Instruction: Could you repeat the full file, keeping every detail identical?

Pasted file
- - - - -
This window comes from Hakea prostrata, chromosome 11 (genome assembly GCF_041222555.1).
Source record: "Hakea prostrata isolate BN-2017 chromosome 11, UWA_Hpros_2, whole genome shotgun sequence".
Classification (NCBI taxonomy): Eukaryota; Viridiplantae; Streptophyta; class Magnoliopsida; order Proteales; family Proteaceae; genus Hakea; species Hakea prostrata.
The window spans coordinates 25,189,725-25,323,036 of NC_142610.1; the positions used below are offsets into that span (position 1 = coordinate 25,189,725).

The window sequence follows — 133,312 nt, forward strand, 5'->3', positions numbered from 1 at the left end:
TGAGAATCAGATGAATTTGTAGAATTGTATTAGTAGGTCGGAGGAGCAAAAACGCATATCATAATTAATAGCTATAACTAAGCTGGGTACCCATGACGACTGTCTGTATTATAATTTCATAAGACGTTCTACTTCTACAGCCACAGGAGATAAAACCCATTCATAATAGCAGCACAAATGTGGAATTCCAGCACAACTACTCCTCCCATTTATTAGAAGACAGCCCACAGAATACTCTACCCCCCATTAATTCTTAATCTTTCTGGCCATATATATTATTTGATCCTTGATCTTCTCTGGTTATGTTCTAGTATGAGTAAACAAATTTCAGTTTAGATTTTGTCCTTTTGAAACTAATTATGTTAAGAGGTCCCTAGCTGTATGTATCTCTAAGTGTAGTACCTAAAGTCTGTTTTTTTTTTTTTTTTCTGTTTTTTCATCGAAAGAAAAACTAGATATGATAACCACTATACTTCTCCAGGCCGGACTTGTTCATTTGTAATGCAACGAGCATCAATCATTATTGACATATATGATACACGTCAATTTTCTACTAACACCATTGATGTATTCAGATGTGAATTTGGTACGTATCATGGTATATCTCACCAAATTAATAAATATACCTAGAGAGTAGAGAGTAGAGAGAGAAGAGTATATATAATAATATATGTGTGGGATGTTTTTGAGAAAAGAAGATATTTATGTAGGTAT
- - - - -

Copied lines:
This window comes from Hakea prostrata, chromosome 11 (genome assembly GCF_041222555.1).
Source record: "Hakea prostrata isolate BN-2017 chromosome 11, UWA_Hpros_2, whole genome shotgun sequence".
Classification (NCBI taxonomy): Eukaryota; Viridiplantae; Streptophyta; class Magnoliopsida; order Proteales; family Proteaceae; genus Hakea; species Hakea prostrata.
The window spans coordinates 25,189,725-25,323,036 of NC_142610.1; the positions used below are offsets into that span (position 1 = coordinate 25,189,725).

The window sequence follows — 133,312 nt, forward strand, 5'->3', positions numbered from 1 at the left end:
TGAGAATCAGATGAATTTGTAGAATTGTATTAGTAGGTCGGAGGAGCAAAAACGCATATCATAATTAATAGCTATAACTAAGCTGGGTACCCATGACGACTGTCTGTATTATAATTTCATAAGACGTTCTACTTCTACAGCCACAGGAGATAAAACCCATTCATAATAGCAGCACAAATGTGGAATTCCAGCACAACTACTCCTCCCATTTATTAGAAGACAGCCCACAGAATACTCTACCCCCCATTAATTCTTAATCTTTCTGGCCATATATATTATTTGATCCTTGATCTTCTCTGGTTATGTTCTAGTATGAGTAAACAAATTTCAGTTTAGATTTTGTCCTTTTGAAACTAATTATGTTAAGAGGTCCCTAGCTGTATGTATCTCTAAGTGTAGTACCTAAAGTCTGTTTTTTTTTTTTTTTTCTGTTTTTTCATCGAAAGAAAAACTAGATATGATAACCACTATACTTCTCCAGGCCGGACTTGTTCATTTGTAATGCAACGAGCATCAATCATTATTGACATATATGATACACGTCAATTTTCTACTAACACCATTGATGTATTCAGATGTGAATTTGGTACGTATCATGGTATATCTCACCAAATTAATAAATATACCTAGAGAGTAGAGAGTAGAGAGAGAAGAGTATATATAATAATATATGTGTGGGATGTTTTTGAGAAAAGAAGATATTTATGTAGGTAT